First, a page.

After a fabulous “sea trial” on Lake Washington, the new keel performed brilliantly. It kept Pleione running smooth and straight. It is still a little weird around docks. It is hard to turn at low speeds.

So, we took off for the San Juan Islands with Pleione neatly in tow.

Our constant companion

Pleione is now upside down again . . . Boy does that hull need some work . . . but that will have to wait for later. Right now, it is time to affix the newly crafted keel to her bottom.

I put fiberglass and epoxy over the keel, sanded it down, and then had to figure out a way to find a good center line. Lines are a little vague back there by the transom, as the hull gets flatter and flatter.

Luckily, neighbor Dave happen by and helped me snap a chalk line. We took some more measurements, made a few adjustments, and found what I believe will be a good line.

Next, how to get the flat bottom of the new keel to conform to the rounded nature of the hull bottom. After trying to sand a groove in the bottom of the keel plate, I decided to let nature help. I gooped on a thick coat of epoxy, placed the keel in its final position, and weighted it down. That way, the epoxy can flow to the low spots and form a shape similar to the bottom of the boat. I put a sheet of wax paper down first, so I could separate the keel from the hull after it sets.

What a goopy mess. Sigh . . . time to start sanding.

All sanded . . . ready for epoxy on the bottom to fit to the hull.

Weighed down for a snug fit.

Pleione is a great little boat. It is tons of fun. When we tow it behind our sailboat, and when we maneuver it around docks, the back end slides around, and it is hard to steer it straight. I should have installed the “optional” keel strip in the plans.

After talking to Carl and looking at other boats, I have decided to design and build a keel fin. Not because I have suddenly become a marine engineer, but because I think I can. It is a piece that can probably tolerate a little variation, and still keep the boat tracking in a line.

First I cut out and shaped the pieces. A fin, and a base. Then I had to figure out how to put them together and maintain a perfect perpendicular blade. I remembered how my guitar building friend, Stephen, makes jigs for everything. So, I designed a little jig. Two blocks made out of 2 x 6’s with slots cut in them to hold the blade “just so”.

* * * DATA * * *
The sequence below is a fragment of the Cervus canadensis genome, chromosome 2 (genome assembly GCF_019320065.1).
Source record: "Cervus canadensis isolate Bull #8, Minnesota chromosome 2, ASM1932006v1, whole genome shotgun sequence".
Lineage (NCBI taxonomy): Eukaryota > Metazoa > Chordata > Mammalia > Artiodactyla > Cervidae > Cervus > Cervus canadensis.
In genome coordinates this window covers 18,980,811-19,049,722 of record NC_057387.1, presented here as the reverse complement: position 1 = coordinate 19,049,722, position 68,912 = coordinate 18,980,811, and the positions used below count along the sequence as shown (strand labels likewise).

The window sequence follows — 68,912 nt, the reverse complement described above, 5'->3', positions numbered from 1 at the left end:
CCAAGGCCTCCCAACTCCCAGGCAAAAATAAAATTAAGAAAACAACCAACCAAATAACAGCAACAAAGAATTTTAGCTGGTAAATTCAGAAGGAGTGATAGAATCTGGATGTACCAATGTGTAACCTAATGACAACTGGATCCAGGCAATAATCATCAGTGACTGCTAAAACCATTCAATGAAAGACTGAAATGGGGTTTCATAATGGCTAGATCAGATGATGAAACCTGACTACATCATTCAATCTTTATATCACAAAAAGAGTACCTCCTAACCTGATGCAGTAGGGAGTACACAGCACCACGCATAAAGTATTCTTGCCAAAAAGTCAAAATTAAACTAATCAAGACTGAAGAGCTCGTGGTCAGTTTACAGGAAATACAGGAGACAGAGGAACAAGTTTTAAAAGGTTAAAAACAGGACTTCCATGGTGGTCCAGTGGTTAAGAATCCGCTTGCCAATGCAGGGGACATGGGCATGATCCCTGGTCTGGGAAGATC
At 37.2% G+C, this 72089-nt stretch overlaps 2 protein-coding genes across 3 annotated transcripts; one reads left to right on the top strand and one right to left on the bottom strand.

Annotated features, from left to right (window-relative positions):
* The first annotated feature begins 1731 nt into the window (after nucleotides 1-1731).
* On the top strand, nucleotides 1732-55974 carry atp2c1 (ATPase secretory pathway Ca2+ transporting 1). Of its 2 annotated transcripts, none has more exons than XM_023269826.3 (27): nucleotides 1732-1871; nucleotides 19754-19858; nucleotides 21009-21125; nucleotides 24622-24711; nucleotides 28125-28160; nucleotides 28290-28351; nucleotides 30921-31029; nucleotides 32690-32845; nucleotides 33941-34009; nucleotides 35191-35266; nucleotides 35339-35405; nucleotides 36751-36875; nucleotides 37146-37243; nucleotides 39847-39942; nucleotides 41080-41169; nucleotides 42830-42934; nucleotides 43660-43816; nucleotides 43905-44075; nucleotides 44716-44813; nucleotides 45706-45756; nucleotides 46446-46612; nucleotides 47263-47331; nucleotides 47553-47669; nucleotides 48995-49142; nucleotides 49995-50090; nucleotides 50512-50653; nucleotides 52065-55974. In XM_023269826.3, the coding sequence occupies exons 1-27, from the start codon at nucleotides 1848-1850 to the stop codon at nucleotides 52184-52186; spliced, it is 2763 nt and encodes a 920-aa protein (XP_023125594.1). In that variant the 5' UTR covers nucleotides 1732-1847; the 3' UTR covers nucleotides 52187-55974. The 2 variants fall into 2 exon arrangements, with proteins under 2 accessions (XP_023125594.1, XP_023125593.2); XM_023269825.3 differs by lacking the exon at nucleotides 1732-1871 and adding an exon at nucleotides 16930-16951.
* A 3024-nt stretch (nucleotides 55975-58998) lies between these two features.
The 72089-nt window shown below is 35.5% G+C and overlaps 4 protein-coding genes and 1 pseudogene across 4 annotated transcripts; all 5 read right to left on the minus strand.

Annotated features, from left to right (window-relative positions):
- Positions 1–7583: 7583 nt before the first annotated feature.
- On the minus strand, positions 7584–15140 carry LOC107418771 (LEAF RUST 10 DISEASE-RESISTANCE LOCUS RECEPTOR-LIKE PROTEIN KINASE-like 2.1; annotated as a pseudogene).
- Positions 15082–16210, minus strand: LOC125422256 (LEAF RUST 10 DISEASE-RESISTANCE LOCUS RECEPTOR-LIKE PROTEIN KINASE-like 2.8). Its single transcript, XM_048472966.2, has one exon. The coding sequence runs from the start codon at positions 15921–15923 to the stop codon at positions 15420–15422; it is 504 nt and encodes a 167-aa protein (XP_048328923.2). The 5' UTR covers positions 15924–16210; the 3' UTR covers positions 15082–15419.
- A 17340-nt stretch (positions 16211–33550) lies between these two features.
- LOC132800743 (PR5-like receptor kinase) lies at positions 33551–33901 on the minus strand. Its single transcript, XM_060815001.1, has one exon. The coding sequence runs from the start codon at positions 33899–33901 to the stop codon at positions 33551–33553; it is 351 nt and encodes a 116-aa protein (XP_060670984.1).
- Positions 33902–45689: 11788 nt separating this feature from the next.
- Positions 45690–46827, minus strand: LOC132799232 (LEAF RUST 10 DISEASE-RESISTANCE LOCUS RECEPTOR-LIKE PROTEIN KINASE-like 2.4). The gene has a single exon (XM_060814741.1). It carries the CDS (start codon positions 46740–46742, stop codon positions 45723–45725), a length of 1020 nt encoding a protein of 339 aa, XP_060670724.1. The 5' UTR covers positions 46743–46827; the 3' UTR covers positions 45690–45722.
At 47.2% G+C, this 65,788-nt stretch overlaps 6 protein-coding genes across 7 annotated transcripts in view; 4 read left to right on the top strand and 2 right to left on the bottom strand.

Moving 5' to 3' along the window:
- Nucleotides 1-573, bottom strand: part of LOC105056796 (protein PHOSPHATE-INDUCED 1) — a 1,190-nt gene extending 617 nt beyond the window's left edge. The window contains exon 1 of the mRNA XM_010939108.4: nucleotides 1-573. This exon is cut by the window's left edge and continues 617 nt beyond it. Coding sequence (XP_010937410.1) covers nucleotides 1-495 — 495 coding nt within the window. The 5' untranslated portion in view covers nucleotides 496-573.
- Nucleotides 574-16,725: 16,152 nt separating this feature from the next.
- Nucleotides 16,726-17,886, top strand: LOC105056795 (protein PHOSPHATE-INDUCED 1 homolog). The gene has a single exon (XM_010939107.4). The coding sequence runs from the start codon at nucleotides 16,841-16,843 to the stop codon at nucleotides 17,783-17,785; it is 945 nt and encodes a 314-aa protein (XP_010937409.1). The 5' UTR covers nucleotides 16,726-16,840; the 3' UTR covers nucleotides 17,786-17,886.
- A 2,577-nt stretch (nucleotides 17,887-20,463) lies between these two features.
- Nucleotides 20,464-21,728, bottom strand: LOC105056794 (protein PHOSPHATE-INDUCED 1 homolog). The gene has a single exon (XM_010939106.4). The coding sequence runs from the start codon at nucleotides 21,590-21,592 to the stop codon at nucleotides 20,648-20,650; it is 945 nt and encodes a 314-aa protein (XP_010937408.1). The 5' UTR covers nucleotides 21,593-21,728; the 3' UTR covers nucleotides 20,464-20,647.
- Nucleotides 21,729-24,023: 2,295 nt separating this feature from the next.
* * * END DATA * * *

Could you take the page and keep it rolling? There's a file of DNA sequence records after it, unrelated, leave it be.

First, cut and shape the pieces.

Next, test fit the pieces to form a keel fin.

The jig blocks hold everything together.

Slather on the epoxy, and make two pieces one!

As promised, here are some pictures Tom took. After these pictures were taken, Allison and I took a two hour boat ride around Lake Washington. Pleione was smooth and comfortable.

When we got back to the dock, we each took the boat out by ourselves. It went much faster with one person than two. Almost too fast. It was a thrill ride.

Thanks to all who have watched my progress, and commented along the way. Now . . . it is time for boating season!

At the boat ramp.

The proud owners.

Making ready.

In the water!

Sitting pretty!

Happy couple coming.

Happy couple going . . . bye bye!

We test launched Pleione today. My friend Tom was there to take pictures. I don’t have his pictures yet, but when I get them I’ll post them.

Everything worked great . . . even my cheesy steering system I invented. Low tech. Effective.

Allison and I spent two hours on Lake Washington. The boat didn’t go as fast as I thought it might when we were both aboard. Each of us took it out alone, and it went MUCH faster. Now we are ready for the boating season.

Ready to head to the lake

That's me . . . in my boat . . . in the water . . . woah!

Pleione is back home now.   Ready for final assembly. Yesterday I mounted the motor, and worked on the steering. I also attached the dashboard, and started planning the final seat installation.

My original hinge idea won’t work, as there is no secure way to fasten the hinges to the plastic seat bottom. I have a new idea for L brackets, and will go in search of some stainless steel today.

It's looking more and more like a finished boat.

There are still a surprising number of decisions to be made.

The hull is complete. Now, we move on to the top sides. First, I sprayed it with flat black lacquer primer, then sanded it off to get down to the smooth.

Then I carefully applied the first coat after Kim cleaned up the garage to keep the dust down. It went very well, but we will still have to sand between coats tomorrow.

Sanded smooth . . . ready to paint.


The first coat of blue went on pretty well. There was a little sagging in a few places, but not much. I went back the next day, and Kim had sanded the entire hull! All the sag lines were gone.

We decided to try a modified technique – rolling without brushing – big mistake. We tried to brush it out, but made a big mess. So, we reverted to the original method. It came out perfect. We ended up with a nice finish on the starboard side, and bow, and a mess on about two thirds of the port side.

So, we had to go for a third coat on the port side. It isn’t quite as good as the starboard side, but it is close. Next up, topsides in white!

Kim does his magic.

This is the "good" side.

He has the touch!!!

Lookin' sharp!

Next, I transport the “primed” boat to my friend Kim’s house. Kim is a bodywork expert from his long background in the collision repair business.

We transferred the boat to the trailer . . . and went for a ride.

Off the jig . . . onto the trailer!

Hitched up and ready to go!

Nestled into Kim's garage.

It is kind of lonely back home, though . . .

I bought a Harbor Freight Tools trailer. Some assembly required? Complete assembly required! Nothing was put together.
It took all evening, but my pretty red trailer came together. It will do nicely.

How many pieces?

Every nut is a nylon lock nut. Very hard to turn.

All done!